Recent polls show that the number of people in the United States without a religious affiliation has increase from 8% in 2003 to 23% in 2013. Among adults 18-30 the percentage of non-affiliated is even greater - about a third.
Many are asking why but I don't think it's too difficult to understand. The loudest and most politically imposing religious figures are turning people away from religious institutions. For more than a decade they have been fixated on homosexuality, contraception and abortion, while supporting the rich and shunning the poor. The shame is that all religious institutions and followers do not agree with the focus on these things but, until recently, most have been silent.
Over the course of the decade some who remained silent and may have moderately agreed with the theology, are now finding the theology difficult to support as they see outrageous outcomes. The extremist tactics exercised in the name of religion are causing many to question the origin of the need for such tactics. Many are seeing the results as lacking compassion, understanding and insight. The tactics taken and the rhetoric with those tactics is in conflict with the central themes of any of the mainstream religions.
We no longer live in isolation. Many sources of information are at our fingertips. We hear and see stories of real people affected by events around us. If you do not put blinders on and listen to only a narrow stream of sources of information, you learn there is more to the world than your religious institution may like you to know.
I was about 6 or 7 when my best friend went to Catholicism. After a few weeks she announced that we could no longer be friends because I was Protestant. My church taught me to fear Paganism, Judaism, Buddhism and Muslim. If I even learned what they believed I would be tainted. If I practiced Yoga my soul may stripped from me. Paganism was equated with Satanism. Native American teachings were equated with Paganism.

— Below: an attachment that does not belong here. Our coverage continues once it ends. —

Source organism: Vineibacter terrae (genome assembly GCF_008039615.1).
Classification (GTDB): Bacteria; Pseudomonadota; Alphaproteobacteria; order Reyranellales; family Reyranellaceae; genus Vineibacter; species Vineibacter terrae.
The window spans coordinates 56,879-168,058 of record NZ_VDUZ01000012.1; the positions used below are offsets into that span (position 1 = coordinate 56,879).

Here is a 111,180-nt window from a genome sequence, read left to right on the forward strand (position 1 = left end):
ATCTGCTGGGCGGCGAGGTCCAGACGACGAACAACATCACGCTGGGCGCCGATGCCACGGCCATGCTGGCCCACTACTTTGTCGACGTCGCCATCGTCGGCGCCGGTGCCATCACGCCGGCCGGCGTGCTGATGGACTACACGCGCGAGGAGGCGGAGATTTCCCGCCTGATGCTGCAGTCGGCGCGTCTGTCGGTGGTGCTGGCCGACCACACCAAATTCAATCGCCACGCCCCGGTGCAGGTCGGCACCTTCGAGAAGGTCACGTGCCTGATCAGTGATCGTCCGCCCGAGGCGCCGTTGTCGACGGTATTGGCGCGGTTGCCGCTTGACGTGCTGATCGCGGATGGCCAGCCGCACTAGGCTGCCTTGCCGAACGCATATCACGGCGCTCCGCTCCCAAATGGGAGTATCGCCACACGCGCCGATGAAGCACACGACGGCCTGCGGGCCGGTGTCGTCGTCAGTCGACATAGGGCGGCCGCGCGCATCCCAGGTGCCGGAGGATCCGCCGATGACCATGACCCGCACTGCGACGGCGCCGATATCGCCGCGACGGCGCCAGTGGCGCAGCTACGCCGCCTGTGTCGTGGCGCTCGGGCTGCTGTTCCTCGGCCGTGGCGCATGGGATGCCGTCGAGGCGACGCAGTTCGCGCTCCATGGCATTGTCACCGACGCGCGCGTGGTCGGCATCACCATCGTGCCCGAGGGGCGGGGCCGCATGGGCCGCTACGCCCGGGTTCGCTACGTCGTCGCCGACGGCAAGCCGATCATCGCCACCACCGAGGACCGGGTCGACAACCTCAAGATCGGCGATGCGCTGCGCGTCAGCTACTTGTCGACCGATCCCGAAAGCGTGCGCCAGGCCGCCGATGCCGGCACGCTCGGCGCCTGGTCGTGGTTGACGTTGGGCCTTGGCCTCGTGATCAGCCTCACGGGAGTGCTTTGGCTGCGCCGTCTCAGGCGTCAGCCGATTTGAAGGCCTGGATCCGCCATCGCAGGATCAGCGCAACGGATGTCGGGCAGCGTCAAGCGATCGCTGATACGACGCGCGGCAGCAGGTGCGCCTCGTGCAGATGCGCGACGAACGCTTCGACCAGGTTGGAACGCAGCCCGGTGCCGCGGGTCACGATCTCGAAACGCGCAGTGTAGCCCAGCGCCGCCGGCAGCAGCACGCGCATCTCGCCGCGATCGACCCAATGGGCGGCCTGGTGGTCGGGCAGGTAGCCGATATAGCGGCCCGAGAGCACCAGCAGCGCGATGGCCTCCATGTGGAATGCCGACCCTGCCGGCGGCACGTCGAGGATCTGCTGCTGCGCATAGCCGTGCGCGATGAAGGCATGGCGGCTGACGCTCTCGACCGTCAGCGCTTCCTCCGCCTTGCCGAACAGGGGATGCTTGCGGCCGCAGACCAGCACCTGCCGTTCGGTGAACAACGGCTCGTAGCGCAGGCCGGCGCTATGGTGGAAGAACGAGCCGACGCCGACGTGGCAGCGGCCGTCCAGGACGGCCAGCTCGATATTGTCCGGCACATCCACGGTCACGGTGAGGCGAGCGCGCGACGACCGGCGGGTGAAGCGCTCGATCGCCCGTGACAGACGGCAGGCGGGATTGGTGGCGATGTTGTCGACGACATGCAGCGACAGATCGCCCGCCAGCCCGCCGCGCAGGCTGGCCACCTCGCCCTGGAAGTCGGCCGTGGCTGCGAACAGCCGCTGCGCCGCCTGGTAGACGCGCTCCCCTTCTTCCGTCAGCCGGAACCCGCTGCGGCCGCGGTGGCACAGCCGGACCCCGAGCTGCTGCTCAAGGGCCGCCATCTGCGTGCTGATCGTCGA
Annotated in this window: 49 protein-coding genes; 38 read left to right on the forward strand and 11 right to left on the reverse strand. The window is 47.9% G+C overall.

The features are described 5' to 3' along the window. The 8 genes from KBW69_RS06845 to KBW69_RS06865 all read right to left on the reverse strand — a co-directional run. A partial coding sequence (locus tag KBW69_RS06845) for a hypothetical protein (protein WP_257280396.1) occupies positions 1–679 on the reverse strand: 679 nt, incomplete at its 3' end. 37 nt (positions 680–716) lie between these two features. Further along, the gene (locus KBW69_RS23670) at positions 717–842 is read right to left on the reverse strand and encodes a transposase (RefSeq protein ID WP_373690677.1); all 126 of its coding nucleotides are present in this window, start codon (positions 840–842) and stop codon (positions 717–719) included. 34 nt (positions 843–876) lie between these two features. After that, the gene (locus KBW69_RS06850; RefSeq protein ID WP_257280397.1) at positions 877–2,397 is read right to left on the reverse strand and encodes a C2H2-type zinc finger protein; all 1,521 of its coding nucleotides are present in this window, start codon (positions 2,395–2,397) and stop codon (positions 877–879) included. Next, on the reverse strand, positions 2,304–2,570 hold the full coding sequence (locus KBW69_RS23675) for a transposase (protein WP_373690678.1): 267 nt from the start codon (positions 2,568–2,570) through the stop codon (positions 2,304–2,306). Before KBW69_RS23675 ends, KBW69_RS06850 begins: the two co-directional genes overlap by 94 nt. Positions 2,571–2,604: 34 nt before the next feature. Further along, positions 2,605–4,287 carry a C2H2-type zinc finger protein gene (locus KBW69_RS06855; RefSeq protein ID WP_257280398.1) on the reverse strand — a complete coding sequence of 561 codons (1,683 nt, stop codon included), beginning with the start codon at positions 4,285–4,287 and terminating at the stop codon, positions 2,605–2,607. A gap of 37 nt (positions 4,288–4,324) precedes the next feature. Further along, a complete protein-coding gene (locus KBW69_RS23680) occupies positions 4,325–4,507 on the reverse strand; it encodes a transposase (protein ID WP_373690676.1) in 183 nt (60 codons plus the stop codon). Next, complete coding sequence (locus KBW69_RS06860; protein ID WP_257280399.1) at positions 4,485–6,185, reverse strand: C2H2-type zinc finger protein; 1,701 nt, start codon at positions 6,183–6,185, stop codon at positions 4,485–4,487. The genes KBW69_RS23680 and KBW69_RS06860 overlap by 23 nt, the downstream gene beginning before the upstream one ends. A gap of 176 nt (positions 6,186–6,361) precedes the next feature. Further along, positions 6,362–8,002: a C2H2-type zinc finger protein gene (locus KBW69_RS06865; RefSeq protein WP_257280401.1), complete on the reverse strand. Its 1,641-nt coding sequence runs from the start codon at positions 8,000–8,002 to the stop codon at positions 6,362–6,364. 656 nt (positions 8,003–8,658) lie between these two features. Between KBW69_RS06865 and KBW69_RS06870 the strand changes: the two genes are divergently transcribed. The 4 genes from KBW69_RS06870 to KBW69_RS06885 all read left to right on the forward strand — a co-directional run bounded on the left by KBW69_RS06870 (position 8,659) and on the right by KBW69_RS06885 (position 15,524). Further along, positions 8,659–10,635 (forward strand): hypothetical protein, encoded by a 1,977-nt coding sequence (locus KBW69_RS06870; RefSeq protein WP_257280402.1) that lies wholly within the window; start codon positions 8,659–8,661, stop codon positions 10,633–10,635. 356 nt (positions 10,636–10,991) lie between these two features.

Many like me, are remembering all that, learning something about the world and saying that is all hogwash. If you believe in a God, you have to know deep inside that God is not owned by any single religion. If you have met a Buddhist, a Jew, a Pagan, a Muslim or anyone from any other religion that sincerely seeks God, you can not dismiss them as anti-God. It then becomes difficult to sit in a religious environment that holds those beliefs.
So, an increasing number of people are now non-affiliated. I do not believe that is a good thing. I call myself Unitarian but I would need to drive many miles to be affiliated with like believers. That physical distance defeats some of the purpose for which I would like to be religiously affiliated. A church or temple provides a unique community connection. A believing community of some kind offers support and encouragement for its members. The stronger and more diverse, the greater the rewards for both the members and the community. It can offer multiple skills from many socioeconomic levels that gain from the experience of collective. If these people gather in the spirit of love and compassion to deliver others, and one another, from hardship, the world is a better place.
My prayer is that all religious institutions will re-evaluate their theology - their mission - their values - and become resources for lifting us all to a better way.